Benita Peiffer is one exciting newcomer on Biathlon Canada World Cup Women’s Team.
Those familiar with cross-country skiing will know her for her results with Nordiq Canada. She represented the country 2 years ago at the FIS World Jr Championships and placed a solid top 30 in the Sprint.
She’s got speed, the basic crucial asset in biathlon, and it’s her speed that secured her spot on the World Cup Team. At the Trials in Canmore, she was second in “ski time” in the Sprint, 12 s behind Emma Lunder, and 3rd in the Short Individual, 1 min 18 s behind Emma with Nadia Moser in between.
Since she’s relatively new to the sport, her shooting understandably needs work, but that’s nothing to worry shooting coach Pavel Lantsov: “Benita is a talented and most importantly purposeful athlete.
“The main thing for us is to cope with the excitement that will necessarily be present at the first start of the season, to draw the right conclusions and move towards the set goal.
“In our work we will use scatt (a shooting trainer system) and focus on quality,” said Lantsov who’s been doing remarquable work with the Canadian World Cup athletes.
Benita is 5 days away from the first World Cup race of her career. She did a little Q&A with us.
Skiplus: You’ve had some decent results in cross-country ski. Which result in that sport are you most proud of and how did first being a xc skier help you in your transition to biathlon?
BP: I am most proud of qualifying for Cross-Country World Juniors in the 2019/20 season, placing 26th in the sprint race. I believe that my ski background in cross-country has allowed me to smoothly transition into biathlon. My experience in cross-country has provided me with a great amount of knowledge and racing exposure that has ultimately allowed me to perform well in biathlon.
Skiplus: How did you discover biathlon and when did you decide to focus exclusively on that sport?
BP: I first started biathlon when I was 16. I discovered biathlon through a biathlon coach in Whistler while I was looking for coaching support. I then slowly started doing biathlon, and then on and off for 5 years I was doing a few biathlon races here and there. I originally decided last season that I would purely focus on biathlon but that didn’t go completely to plan due to my knee injury and a year without races due to covid.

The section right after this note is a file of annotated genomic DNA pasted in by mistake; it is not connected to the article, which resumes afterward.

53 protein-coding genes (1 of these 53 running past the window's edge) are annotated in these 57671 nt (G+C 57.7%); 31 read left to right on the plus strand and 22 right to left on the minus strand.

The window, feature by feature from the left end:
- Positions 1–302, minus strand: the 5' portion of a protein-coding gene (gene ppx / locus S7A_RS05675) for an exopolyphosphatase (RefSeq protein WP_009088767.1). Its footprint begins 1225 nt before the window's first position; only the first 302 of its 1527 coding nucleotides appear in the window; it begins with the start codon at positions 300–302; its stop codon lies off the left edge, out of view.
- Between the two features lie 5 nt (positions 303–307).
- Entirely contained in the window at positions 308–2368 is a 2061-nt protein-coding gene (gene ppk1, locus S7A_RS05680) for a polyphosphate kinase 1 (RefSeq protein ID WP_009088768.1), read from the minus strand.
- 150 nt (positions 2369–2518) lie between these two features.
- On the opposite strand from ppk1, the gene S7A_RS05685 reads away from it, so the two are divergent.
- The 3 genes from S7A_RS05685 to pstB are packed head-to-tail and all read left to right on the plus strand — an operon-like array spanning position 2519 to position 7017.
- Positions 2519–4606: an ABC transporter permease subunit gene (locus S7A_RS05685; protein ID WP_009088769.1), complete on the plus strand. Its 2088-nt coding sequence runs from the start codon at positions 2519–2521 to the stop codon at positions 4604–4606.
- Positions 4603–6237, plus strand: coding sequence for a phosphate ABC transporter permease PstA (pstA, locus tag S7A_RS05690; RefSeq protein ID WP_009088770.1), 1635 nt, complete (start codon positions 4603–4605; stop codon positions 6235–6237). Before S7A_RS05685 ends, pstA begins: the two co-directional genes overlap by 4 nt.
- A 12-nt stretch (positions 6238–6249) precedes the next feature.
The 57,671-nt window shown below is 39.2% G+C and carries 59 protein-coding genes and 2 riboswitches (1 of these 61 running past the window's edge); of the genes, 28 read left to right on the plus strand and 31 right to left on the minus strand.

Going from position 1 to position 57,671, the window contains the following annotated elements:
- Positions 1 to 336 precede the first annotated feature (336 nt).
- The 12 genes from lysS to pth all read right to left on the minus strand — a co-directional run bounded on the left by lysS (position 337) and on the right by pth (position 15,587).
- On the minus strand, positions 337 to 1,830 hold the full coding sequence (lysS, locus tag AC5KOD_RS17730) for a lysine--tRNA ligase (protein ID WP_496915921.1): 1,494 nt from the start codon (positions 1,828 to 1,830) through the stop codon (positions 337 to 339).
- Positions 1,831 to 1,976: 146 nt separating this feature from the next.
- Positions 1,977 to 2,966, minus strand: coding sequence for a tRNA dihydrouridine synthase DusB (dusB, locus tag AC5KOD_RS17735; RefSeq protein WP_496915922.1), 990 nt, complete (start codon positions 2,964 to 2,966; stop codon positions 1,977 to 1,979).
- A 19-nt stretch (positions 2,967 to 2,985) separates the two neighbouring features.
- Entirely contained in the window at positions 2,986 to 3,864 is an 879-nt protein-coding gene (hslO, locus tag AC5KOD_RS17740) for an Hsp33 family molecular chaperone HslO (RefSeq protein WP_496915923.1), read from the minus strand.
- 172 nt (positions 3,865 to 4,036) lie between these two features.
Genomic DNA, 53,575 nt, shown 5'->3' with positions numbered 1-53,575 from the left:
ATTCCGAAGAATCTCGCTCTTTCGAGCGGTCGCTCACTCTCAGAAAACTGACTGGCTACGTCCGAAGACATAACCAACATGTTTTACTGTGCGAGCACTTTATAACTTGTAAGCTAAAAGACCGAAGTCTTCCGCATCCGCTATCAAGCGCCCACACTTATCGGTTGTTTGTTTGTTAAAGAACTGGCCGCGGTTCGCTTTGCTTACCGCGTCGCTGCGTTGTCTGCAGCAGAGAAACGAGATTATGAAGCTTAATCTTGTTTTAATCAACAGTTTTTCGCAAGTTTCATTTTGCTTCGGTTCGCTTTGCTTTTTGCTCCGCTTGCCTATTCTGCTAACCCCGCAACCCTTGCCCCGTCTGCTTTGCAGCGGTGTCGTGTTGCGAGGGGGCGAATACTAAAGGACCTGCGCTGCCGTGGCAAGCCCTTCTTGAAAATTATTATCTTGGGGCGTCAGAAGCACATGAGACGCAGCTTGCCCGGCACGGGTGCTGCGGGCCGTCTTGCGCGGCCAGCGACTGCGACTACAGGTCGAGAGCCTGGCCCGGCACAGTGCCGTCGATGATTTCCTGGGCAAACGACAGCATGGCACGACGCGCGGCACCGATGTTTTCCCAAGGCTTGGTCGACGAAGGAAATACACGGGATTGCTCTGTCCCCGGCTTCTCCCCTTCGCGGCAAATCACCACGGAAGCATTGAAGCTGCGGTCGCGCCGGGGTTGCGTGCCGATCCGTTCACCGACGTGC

Skiplus: Do you feel you created an upset at the Trials (in Canmore)?
BP: I don’t feel like I necessarily created an upset, but I feel as though it might have come as a surprise the position that I have landed. In biathlon, results can change and can be very unpredictable, which Is all part of the sport and creates excitement for opportunity in any race.
Skiplus: How much help has team leader Emma Lunder and teammates been to you so far as you’re prepping for the first World Cups of your career?
BP: The women on the team have been very supportive and helpful the past two weeks while prepping for the races. As the youngest and newest athlete on the World Cup tour, I have a lot to learn, and they have not been shy to help me out and guide me in the right direction, thankfully. My headspace going into these races has been quite overwhelmed with trying to change and adjust my routine, but I have been reminded by the girls around me to stick to what I know and feel comfortable with.
Skiplus: In 5 days, in the warm up area behind the start gate, there will be Eckoff, Roiseland, Oeberg, Wierer and company. Does that make you a little nervous? Anxious?
BP: It would be an understatement to say I am a little nervous. I have yet to compete in a field this strong and competitive and I am extremely nervous to start my first race in 5 days. Instead of watching athletes that I have been looking up to on tv, I will be warming up alongside some of the best athletes in the world, which is both nerve-racking and extremely exciting.
And at only 21 years old, the best has yet to come for Benita Peiffer!